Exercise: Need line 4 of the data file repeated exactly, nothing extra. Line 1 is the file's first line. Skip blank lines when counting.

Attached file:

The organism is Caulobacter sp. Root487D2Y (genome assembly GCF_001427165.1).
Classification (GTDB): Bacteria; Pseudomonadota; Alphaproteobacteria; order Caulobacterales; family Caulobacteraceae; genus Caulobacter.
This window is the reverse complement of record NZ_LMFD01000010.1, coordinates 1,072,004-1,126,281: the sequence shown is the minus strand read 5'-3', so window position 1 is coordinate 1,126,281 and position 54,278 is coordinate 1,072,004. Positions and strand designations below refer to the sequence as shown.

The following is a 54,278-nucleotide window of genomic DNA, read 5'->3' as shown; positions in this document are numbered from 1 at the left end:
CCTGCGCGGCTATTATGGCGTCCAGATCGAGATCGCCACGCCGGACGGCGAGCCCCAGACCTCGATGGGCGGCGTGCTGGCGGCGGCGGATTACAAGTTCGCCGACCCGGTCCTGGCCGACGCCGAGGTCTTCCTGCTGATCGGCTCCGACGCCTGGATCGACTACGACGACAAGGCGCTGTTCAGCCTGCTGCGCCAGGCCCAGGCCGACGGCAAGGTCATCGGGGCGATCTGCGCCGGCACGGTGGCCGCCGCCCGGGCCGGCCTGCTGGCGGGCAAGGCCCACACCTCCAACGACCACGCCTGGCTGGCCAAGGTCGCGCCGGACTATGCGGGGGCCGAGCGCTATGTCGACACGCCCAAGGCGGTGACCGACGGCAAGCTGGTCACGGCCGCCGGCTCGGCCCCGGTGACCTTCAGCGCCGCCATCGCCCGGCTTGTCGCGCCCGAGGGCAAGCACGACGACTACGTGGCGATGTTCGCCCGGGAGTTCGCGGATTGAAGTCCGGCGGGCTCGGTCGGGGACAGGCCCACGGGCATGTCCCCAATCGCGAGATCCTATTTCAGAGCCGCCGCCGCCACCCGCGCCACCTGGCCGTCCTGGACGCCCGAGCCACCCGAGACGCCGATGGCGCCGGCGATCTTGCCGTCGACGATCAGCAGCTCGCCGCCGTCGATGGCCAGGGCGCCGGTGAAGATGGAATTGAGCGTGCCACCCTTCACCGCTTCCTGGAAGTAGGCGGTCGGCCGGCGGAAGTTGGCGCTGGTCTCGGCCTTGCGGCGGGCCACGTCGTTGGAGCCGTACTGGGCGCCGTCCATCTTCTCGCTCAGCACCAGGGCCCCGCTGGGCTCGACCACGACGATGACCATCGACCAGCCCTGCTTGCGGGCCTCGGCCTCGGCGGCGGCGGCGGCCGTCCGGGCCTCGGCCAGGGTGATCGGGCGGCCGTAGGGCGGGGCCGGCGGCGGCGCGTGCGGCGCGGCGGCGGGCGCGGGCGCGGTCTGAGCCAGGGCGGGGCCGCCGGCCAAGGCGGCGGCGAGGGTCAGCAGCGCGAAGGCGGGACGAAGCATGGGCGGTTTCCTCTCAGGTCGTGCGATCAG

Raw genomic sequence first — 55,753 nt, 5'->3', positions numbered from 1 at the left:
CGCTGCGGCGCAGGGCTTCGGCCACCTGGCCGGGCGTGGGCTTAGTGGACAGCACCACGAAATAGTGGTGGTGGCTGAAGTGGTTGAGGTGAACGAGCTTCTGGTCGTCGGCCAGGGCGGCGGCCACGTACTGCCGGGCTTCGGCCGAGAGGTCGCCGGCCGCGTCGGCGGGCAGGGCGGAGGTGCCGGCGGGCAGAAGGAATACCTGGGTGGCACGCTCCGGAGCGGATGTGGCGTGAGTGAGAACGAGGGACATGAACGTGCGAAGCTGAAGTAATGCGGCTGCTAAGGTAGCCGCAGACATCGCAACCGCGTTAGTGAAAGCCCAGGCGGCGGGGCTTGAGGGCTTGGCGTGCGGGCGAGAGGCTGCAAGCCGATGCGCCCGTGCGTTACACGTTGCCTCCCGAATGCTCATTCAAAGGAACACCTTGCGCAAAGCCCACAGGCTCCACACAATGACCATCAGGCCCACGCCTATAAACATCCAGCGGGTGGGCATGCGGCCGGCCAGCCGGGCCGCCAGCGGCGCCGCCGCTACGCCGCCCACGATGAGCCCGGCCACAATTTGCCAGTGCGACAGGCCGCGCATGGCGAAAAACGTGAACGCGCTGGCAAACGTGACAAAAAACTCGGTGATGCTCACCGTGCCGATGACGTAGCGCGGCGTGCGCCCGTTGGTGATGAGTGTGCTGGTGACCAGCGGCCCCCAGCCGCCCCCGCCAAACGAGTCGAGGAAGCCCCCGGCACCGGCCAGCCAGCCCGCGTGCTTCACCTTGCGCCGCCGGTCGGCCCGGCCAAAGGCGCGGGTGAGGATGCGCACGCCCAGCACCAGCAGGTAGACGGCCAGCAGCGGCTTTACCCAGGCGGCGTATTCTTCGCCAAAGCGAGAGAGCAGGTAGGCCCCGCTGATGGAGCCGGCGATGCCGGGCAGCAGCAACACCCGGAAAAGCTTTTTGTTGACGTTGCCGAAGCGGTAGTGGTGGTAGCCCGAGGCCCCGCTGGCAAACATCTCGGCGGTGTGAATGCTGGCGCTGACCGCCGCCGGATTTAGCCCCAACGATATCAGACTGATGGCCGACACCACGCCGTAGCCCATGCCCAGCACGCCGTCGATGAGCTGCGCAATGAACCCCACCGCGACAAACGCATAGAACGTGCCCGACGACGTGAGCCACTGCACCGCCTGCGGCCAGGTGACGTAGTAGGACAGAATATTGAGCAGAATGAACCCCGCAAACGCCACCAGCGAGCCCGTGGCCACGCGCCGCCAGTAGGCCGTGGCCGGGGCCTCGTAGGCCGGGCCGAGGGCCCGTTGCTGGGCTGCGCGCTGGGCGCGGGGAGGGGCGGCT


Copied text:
The following is a 54,278-nucleotide window of genomic DNA, read 5'->3' as shown; positions in this document are numbered from 1 at the left end: